the West's tall, lean, and rugged softwood
Exploring the headwaters of the Missouri River in 1804, the Lewis and Clark expedition sighted towering stands of trees more majestic than any they'd known before. Twenty years later, the English botanist David Douglas discovered these same trees growing along the Spokane River in what is now Washington state. Because of their ponderous dimensions and the comparative heaviness of their wood for pine, he named them "Ponderosa."
Ponderosa pine, Montana's state tree, is truly the wood of the West. Indians wove its long needles into baskets and jewelry. Ranchers felled it for barns and bunkhouses. On July 4, 1876, Arizona lumberjacks stripped branches from the tallest ponderosa they could find, and hoisted the American flag in celebration of the nation's centennial--that's how the town of Flagstaff got its name.
One of the most commercially important trees in the United States, ponderosa pine also has the distinction of being the subject of a Supreme Court ruling. A 1934 decision protects it from being sold under any name except ponderosa.
Occasionally referred to as Western yellow pine and blackjack pine, ponderosa pine (Pinus ponderosa) is one of 35 pines native to North America. Mature trees have cinnamon to orange-brown, scaly bark on a trunk up to 8' in diameter at chest height.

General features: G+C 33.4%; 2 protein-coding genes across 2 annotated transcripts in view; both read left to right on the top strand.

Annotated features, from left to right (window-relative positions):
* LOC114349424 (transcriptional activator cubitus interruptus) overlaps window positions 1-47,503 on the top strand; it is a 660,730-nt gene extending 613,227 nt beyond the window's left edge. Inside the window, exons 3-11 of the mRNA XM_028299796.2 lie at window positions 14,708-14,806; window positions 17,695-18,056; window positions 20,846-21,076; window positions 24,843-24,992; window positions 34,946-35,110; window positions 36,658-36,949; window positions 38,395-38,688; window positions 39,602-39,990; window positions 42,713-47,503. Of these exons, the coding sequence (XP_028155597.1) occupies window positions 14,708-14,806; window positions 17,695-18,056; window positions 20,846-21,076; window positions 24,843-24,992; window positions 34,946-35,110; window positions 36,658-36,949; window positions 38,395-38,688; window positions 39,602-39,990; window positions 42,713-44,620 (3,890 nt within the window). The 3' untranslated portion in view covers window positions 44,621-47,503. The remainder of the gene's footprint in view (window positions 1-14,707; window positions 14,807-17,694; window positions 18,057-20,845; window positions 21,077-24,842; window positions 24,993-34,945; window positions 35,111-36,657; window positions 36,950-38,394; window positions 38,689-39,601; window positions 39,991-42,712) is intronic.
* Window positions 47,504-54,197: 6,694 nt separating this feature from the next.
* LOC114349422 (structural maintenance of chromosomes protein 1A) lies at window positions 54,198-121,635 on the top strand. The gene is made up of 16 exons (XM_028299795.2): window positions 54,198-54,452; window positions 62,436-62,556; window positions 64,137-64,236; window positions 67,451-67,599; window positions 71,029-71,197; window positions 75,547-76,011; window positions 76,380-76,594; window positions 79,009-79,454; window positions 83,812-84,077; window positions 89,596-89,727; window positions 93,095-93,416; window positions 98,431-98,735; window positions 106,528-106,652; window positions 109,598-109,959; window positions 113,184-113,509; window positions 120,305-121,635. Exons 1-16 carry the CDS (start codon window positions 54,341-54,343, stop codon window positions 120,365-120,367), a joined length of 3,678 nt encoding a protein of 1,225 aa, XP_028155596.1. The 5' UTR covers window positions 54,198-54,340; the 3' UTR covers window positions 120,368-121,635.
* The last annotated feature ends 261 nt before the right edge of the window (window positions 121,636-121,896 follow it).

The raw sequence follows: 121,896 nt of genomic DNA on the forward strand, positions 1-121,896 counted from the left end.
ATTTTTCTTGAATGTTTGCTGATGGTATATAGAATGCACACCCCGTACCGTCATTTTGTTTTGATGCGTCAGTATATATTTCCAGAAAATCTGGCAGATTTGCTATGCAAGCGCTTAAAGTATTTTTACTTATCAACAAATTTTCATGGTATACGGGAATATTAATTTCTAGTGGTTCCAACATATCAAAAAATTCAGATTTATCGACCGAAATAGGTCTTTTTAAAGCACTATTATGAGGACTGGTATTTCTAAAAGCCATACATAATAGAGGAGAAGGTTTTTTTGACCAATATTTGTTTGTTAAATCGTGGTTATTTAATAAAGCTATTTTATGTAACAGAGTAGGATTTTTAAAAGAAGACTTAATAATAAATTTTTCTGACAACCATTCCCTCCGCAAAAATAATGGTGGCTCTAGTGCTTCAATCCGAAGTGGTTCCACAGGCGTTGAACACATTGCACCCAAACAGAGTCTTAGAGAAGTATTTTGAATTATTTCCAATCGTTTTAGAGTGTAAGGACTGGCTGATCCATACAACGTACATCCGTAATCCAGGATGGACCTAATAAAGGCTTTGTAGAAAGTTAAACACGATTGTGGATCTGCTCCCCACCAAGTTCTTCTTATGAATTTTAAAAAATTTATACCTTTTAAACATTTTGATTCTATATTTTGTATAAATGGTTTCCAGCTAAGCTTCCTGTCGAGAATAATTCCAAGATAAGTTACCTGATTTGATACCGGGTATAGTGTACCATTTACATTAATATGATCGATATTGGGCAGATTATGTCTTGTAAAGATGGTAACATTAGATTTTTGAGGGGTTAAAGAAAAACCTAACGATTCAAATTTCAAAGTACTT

Needles up to 10" long grow in threes along its branches, which also bear 6"-long, brown cones. "Young" ponderosa pines (under 100 years old) display dark brown to nearly black bark; hence the nickname blackjack pine.
In its native mountain slopes and well-drained uplands, the ponderosa can reach 200' high. It is also a long-lived pine; specimens 500 years old are not uncommon.
Ponderosa pine stands tall in the saddle among softwoods. It is yellowish-white, hard, fine grained, and strong, yet light. Dry, it weighs about 25 pounds per cubic foot.
As the finest of the pines available in volume today, this wood has excellent working qualities: You can cut and shape it by hand as well as with power tools; it glues extremely well; and it doesn't split readily. Because of ponderosa's texture, uniform cell structure, and comparative hardness for a softwood, it stains and finishes exceptionally well.
The volume of ponderosa harvested makes it a mainstay of the construction industry. Knotty pine paneling and furniture for the popular country look come from this tree.
In the workshop, ponderosa pine easily fashions into furniture, wood novelties, toys, pastry boards, and cabinets. Carvers often choose it over other woods.
Ponderosa pine is available in both "construction" dimension and hardwood dimension, such as 6/4. This makes for complex grading standards. Common grade lumber goes from no. 1 down to no. 5. Select grades, for furniture and cabinets, consist of B and Better (the highest), C-Select, D-Select, and Factory Select. The lowest grades are no. 1, no. 2, and no. 3 Shop.
Cost, of course, varies with the grade, but even top grades carry more moderate prices than some cabinet-class hardwoods.
Growing in 11 western states, as well as in the Black Hills of South Dakota, ponderosa pine has the greatest range of any commercial tree in America--approximately one third of the U.S.
Photographs: Hopkins Associates Illustration: Steve Schindler